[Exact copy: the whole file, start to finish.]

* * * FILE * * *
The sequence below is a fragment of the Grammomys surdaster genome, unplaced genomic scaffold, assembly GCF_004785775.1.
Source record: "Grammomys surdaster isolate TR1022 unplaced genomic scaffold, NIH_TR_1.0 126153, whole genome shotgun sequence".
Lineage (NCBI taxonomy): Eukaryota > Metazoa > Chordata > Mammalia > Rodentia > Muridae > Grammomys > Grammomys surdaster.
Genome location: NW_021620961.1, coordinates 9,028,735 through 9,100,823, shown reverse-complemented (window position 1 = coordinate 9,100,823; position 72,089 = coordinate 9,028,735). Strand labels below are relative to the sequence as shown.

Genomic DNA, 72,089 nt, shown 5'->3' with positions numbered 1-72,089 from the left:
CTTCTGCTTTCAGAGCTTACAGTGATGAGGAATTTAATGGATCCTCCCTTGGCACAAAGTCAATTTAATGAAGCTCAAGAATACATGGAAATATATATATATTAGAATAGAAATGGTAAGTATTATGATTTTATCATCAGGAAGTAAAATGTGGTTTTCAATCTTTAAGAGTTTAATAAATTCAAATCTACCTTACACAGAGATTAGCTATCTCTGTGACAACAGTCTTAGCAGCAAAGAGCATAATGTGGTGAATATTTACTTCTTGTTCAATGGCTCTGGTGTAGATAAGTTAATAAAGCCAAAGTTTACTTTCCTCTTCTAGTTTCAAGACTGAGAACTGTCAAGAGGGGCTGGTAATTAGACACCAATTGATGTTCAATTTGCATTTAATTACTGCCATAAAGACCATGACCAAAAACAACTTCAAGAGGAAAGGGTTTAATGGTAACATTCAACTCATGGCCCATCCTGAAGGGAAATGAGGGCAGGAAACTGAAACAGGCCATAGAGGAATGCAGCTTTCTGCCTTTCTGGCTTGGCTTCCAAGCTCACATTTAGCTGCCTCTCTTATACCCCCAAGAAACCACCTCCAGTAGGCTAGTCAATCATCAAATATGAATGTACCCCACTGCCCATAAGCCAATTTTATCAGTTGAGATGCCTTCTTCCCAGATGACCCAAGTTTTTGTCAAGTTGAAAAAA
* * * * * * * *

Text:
The sequence below is a fragment of the Grammomys surdaster genome, unplaced genomic scaffold, assembly GCF_004785775.1.
Source record: "Grammomys surdaster isolate TR1022 unplaced genomic scaffold, NIH_TR_1.0 126153, whole genome shotgun sequence".
Lineage (NCBI taxonomy): Eukaryota > Metazoa > Chordata > Mammalia > Rodentia > Muridae > Grammomys > Grammomys surdaster.
Genome location: NW_021620961.1, coordinates 9,028,735 through 9,100,823, shown reverse-complemented (window position 1 = coordinate 9,100,823; position 72,089 = coordinate 9,028,735). Strand labels below are relative to the sequence as shown.

Genomic DNA, 72,089 nt, shown 5'->3' with positions numbered 1-72,089 from the left:
CTTCTGCTTTCAGAGCTTACAGTGATGAGGAATTTAATGGATCCTCCCTTGGCACAAAGTCAATTTAATGAAGCTCAAGAATACATGGAAATATATATATATTAGAATAGAAATGGTAAGTATTATGATTTTATCATCAGGAAGTAAAATGTGGTTTTCAATCTTTAAGAGTTTAATAAATTCAAATCTACCTTACACAGAGATTAGCTATCTCTGTGACAACAGTCTTAGCAGCAAAGAGCATAATGTGGTGAATATTTACTTCTTGTTCAATGGCTCTGGTGTAGATAAGTTAATAAAGCCAAAGTTTACTTTCCTCTTCTAGTTTCAAGACTGAGAACTGTCAAGAGGGGCTGGTAATTAGACACCAATTGATGTTCAATTTGCATTTAATTACTGCCATAAAGACCATGACCAAAAACAACTTCAAGAGGAAAGGGTTTAATGGTAACATTCAACTCATGGCCCATCCTGAAGGGAAATGAGGGCAGGAAACTGAAACAGGCCATAGAGGAATGCAGCTTTCTGCCTTTCTGGCTTGGCTTCCAAGCTCACATTTAGCTGCCTCTCTTATACCCCCAAGAAACCACCTCCAGTAGGCTAGTCAATCATCAAATATGAATGTACCCCACTGCCCATAAGCCAATTTTATCAGTTGAGATGCCTTCTTCCCAGATGACCCAAGTTTTTGTCAAGTTGAAAAAA